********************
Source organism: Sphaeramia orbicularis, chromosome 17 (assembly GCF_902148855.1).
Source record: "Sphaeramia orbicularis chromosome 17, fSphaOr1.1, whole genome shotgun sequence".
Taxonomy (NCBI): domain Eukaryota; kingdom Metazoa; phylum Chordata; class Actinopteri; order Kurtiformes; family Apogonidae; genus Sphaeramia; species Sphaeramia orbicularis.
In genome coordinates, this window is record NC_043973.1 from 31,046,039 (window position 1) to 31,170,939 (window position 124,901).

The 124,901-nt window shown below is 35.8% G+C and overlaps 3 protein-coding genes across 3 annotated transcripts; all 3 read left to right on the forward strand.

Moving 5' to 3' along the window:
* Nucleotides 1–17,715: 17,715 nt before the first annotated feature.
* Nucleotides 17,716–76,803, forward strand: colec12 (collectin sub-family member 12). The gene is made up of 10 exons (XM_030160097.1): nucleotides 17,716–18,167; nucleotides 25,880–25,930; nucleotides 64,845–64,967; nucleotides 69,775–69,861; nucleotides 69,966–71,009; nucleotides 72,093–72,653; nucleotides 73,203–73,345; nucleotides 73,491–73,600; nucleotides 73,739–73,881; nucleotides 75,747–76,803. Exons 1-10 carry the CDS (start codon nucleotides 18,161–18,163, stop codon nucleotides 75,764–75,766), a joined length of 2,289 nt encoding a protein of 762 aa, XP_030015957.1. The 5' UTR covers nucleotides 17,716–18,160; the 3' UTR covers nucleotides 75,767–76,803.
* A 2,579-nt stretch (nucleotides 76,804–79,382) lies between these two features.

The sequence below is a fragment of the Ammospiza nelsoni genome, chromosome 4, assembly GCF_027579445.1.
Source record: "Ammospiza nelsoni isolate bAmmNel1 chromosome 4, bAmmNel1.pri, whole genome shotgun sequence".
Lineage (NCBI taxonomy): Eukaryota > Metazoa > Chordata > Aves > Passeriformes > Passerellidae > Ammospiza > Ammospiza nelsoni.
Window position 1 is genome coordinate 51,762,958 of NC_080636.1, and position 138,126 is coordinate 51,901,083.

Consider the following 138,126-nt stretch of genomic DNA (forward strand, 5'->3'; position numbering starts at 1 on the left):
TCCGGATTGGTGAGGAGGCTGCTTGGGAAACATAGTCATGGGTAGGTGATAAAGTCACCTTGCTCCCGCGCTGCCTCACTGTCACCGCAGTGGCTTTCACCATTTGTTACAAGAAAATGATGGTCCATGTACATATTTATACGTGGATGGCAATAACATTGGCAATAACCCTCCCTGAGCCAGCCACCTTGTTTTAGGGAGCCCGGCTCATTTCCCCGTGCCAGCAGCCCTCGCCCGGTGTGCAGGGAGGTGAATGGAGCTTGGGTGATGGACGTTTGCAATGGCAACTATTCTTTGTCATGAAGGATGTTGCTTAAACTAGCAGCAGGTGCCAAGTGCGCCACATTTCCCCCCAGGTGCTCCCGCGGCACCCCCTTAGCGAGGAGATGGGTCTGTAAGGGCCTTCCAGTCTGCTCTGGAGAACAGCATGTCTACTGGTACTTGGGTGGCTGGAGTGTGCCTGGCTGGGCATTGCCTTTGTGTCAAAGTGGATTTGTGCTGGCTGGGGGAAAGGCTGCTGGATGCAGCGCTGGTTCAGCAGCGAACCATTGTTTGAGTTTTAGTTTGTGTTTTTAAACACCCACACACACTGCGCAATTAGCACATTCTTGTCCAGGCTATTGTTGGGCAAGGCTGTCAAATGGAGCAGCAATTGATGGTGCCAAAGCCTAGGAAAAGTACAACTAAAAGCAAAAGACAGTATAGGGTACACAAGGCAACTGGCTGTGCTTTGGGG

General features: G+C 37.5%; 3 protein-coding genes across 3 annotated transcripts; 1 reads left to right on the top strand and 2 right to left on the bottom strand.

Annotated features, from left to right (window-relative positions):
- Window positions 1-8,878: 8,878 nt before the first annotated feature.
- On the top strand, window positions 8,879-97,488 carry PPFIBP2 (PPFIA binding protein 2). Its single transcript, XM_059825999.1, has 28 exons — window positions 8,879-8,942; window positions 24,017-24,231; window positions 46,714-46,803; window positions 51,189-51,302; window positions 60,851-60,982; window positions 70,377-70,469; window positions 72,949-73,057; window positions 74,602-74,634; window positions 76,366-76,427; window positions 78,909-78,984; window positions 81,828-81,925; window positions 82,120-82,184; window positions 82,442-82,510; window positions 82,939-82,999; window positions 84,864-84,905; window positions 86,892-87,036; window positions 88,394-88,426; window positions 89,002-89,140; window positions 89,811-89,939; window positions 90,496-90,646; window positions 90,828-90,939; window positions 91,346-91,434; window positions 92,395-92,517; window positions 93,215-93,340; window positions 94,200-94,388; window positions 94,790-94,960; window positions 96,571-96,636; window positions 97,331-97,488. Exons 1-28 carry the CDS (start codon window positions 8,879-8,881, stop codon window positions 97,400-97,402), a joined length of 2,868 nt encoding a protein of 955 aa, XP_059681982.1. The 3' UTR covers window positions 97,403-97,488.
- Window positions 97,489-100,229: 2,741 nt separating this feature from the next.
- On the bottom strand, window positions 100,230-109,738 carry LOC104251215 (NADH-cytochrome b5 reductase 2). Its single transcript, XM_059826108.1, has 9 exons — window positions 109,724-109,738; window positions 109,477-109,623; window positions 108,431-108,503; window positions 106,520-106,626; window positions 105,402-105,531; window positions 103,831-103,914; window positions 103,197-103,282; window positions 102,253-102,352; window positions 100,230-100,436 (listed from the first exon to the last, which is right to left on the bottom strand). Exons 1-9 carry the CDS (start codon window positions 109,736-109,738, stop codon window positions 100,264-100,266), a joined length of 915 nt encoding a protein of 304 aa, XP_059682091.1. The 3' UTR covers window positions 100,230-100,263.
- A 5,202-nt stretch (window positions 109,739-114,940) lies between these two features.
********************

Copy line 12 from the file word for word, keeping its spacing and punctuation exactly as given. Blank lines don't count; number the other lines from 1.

Lineage (NCBI taxonomy): Eukaryota > Metazoa > Chordata > Aves > Passeriformes > Passerellidae > Ammospiza > Ammospiza nelsoni.